Bill C-262 provides principled framework for implementing the UN Declaration on the Rights of Indigenous Peoples
Open Letter to All Members of Parliament
Our nations and organizations are urging all Members of Parliament to support Bill C-262 in a non-partisan manner when it comes to a vote at third reading.
The government of Stephen Harper endorsed the UN Declaration in 2010 and expressed “confidence” that the Declaration is consistent with Canada’s Constitution and legal framework. The government of Justin Trudeau has repeatedly pledged to fully implement the Declaration. The Truth and Reconciliation Commission, whose Calls to Action have been widely endorsed by a wide range of political parties at the federal, provincial and territorial levels, urged all governments to implement the United Nations Declaration on the Rights of Indigenous Peoples as ‘the framework for reconciliation’ in Canada.
Bill C-262 provides a legislative framework for the federal government to now move forward with the important and urgent work of implementing the Declaration.
Bill C-262 would require the federal government to collaborate with Indigenous peoples in developing a national action plan to implement the UN Declaration. C-262 also calls for a collaborative process to ensure that Canada’s laws live up to the human rights affirmed in the UN Declaration.
In Canadian legal tradition, international human rights instruments are considered as relevant and persuasive sources of interpreting human rights domestically. Canadian courts and tribunals are already using the Declaration in this way.
As a legislative framework that includes regular reporting to Parliament, Bill C-262 also provides the means to hold this and future governments accountable to the commitments that have been made to honour and respect the rights of Indigenous peoples.
The Truth and Reconciliation Commission clearly told us that reconciliation requires hard work by all sectors of society. Adoption of Bill C-262 is a vital part of this journey. Our governments and organizations strongly believe that the collaborative, non-adversarial approach set out in Bill C-262 is in the best interest of all Canadians. We strongly encourage all Members of Parliament to actively support Bill C-262 from this principled perspective.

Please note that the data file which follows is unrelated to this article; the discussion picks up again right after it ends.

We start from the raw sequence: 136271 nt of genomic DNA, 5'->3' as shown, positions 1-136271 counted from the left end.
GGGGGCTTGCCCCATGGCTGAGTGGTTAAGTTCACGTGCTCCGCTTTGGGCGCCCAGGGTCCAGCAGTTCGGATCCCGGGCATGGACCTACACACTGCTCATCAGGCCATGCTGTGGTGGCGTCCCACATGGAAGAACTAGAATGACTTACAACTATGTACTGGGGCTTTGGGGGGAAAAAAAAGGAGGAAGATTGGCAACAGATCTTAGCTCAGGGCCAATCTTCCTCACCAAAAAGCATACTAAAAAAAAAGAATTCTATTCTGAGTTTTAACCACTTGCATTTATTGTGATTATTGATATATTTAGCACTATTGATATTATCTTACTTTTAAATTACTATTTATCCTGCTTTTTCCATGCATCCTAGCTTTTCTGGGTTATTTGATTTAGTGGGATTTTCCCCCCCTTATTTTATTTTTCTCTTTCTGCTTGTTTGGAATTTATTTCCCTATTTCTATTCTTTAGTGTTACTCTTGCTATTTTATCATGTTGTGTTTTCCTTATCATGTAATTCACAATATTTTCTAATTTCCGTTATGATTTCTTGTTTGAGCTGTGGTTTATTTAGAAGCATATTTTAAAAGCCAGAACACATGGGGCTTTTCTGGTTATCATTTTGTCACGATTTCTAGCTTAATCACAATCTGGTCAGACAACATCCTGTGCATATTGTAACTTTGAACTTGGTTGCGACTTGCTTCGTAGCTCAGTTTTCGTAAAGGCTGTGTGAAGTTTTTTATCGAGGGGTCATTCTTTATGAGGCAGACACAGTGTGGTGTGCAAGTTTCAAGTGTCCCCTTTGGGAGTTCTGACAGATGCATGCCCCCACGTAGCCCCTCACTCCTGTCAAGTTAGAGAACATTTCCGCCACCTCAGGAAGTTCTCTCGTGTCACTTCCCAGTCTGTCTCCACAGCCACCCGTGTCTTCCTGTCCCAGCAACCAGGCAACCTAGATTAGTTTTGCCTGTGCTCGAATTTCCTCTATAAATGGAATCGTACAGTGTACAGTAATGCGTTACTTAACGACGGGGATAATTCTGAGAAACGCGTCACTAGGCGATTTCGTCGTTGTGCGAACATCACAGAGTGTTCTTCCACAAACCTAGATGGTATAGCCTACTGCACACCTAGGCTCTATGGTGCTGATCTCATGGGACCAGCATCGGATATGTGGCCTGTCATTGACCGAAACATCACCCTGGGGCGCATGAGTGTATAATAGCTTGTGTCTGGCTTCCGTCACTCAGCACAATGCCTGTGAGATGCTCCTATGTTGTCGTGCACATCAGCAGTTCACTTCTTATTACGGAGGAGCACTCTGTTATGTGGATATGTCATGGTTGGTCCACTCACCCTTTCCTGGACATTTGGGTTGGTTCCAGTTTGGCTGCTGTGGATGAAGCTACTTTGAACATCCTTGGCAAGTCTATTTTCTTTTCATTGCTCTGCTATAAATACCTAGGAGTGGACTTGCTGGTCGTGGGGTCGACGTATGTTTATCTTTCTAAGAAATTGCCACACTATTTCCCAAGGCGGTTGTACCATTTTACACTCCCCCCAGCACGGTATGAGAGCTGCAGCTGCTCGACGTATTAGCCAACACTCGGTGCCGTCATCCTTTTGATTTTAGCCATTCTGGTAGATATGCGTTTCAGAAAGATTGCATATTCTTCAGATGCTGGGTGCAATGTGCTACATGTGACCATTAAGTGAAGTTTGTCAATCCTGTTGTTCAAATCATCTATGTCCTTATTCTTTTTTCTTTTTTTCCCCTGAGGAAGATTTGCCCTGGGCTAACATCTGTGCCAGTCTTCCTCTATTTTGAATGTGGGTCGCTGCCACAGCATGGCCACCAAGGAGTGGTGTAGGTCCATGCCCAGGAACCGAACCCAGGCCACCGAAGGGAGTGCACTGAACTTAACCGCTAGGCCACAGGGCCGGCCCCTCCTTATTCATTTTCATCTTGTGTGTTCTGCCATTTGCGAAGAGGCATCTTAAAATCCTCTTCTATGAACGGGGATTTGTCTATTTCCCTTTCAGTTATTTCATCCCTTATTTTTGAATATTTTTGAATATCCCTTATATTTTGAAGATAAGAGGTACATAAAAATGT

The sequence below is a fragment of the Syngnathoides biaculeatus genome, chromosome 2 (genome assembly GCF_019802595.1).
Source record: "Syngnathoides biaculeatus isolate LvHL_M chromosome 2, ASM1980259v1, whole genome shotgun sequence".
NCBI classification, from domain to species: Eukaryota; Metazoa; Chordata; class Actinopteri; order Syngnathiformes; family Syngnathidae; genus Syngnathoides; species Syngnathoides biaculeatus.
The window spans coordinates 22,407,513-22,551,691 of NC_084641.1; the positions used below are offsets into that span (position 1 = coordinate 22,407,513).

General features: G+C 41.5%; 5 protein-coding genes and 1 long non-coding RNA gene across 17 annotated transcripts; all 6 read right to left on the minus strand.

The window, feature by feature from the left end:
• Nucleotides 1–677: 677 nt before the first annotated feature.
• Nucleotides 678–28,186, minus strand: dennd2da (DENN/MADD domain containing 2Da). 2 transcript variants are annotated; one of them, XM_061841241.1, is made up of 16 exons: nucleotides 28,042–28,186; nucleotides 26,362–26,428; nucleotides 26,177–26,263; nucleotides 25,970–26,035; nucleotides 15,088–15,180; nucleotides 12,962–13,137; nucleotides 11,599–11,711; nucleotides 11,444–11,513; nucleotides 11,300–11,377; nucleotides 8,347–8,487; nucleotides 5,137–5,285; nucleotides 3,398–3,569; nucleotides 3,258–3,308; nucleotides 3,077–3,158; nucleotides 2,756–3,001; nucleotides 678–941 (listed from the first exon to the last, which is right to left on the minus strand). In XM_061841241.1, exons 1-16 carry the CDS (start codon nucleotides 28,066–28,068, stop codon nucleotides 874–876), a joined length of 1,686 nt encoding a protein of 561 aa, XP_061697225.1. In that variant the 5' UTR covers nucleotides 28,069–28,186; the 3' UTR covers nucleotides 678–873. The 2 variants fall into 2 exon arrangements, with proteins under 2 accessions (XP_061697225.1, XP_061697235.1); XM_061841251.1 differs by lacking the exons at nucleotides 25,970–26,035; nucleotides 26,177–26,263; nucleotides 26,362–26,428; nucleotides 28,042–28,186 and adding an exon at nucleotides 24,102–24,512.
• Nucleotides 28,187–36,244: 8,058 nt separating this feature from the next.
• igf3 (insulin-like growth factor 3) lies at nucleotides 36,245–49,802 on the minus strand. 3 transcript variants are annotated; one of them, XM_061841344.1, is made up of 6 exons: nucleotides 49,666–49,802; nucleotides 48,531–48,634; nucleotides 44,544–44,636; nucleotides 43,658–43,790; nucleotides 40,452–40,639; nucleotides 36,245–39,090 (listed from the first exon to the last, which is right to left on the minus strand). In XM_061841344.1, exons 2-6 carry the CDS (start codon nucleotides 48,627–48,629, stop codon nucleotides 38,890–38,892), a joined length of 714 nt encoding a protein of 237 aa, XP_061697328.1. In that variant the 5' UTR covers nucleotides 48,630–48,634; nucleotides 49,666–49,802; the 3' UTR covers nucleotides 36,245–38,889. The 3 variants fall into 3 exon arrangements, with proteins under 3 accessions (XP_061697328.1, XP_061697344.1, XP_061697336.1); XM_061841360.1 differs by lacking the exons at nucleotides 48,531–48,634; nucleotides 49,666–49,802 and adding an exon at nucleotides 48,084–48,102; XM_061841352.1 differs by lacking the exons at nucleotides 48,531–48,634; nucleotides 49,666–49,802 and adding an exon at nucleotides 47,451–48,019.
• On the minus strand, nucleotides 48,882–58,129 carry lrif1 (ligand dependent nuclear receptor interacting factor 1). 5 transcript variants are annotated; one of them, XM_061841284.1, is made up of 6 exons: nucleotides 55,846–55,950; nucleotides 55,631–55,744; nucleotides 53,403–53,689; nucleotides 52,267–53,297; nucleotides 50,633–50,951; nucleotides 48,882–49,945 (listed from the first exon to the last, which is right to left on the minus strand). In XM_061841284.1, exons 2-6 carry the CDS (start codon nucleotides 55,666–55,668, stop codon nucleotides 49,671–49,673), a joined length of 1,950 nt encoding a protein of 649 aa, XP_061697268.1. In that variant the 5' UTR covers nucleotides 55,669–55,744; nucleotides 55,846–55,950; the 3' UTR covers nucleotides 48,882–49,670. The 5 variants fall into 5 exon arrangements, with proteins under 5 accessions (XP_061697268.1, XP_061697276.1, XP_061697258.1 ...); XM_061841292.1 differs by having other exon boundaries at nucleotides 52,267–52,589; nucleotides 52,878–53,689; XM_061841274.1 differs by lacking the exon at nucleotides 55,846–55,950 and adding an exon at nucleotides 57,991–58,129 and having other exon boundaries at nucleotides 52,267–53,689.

The UN Declaration was the subject of one of the most extensive standard setting processes ever undertaken in the international human rights system. The collaboration between Canadian government representatives and Indigenous peoples during the final years of negotiation was a key factor in developing a text that could attain broad, global support. Today, the Declaration stands as a global human rights instrument, reaffirmed 8 times by the UN General Assembly by consensus.
Bill C-262 has five key elements:
- Bill C-262 sets out the principles that must guide implementation of the Declaration, including repudiation of colonialism.
- Bill C-262 provides clear public affirmation that the standards set out in the UN Declaration have “application in Canadian law.”
- Bill C-262 requires a collaborative process for the review of federal legislation to ensure consistency with the minimum standards set out in the UN Declaration.
- Bill C-262 requires the federal government to work with Indigenous peoples to develop a national action plan to implement the UN Declaration.
- Bill C-262 provides transparency and accountability by requiring annual reporting to Parliament on progress made toward implementation of the Declaration.
The Coalition for the Human Rights of Indigenous Peoples
This open letter endorsed by:
Amnesty International Canada / Amnistie Internationale Canada
Assembly of First Nations
BC Assembly of First Nations
Canadian Friends Service Committee (Quakers)
First Nations Summit
First Peoples Justice Center of Montreal
Grand Council of the Crees (Eeyou Istchee)
Brenda Gunn, Associate Professor, Robson Hall Faculty of Law, University of Manitoba
International Chief of Treaty 6, 7, 8, Wilton Littlechild, former Truth & Reconciliation Commissioner
Indigenous World Association
KAIROS: Canadian Ecumenical Justice Initiatives
Sheryl Lightfoot, Canada Research Chair in Global Indigenous Rights and Politics
Union of British Columbia Indian Chiefs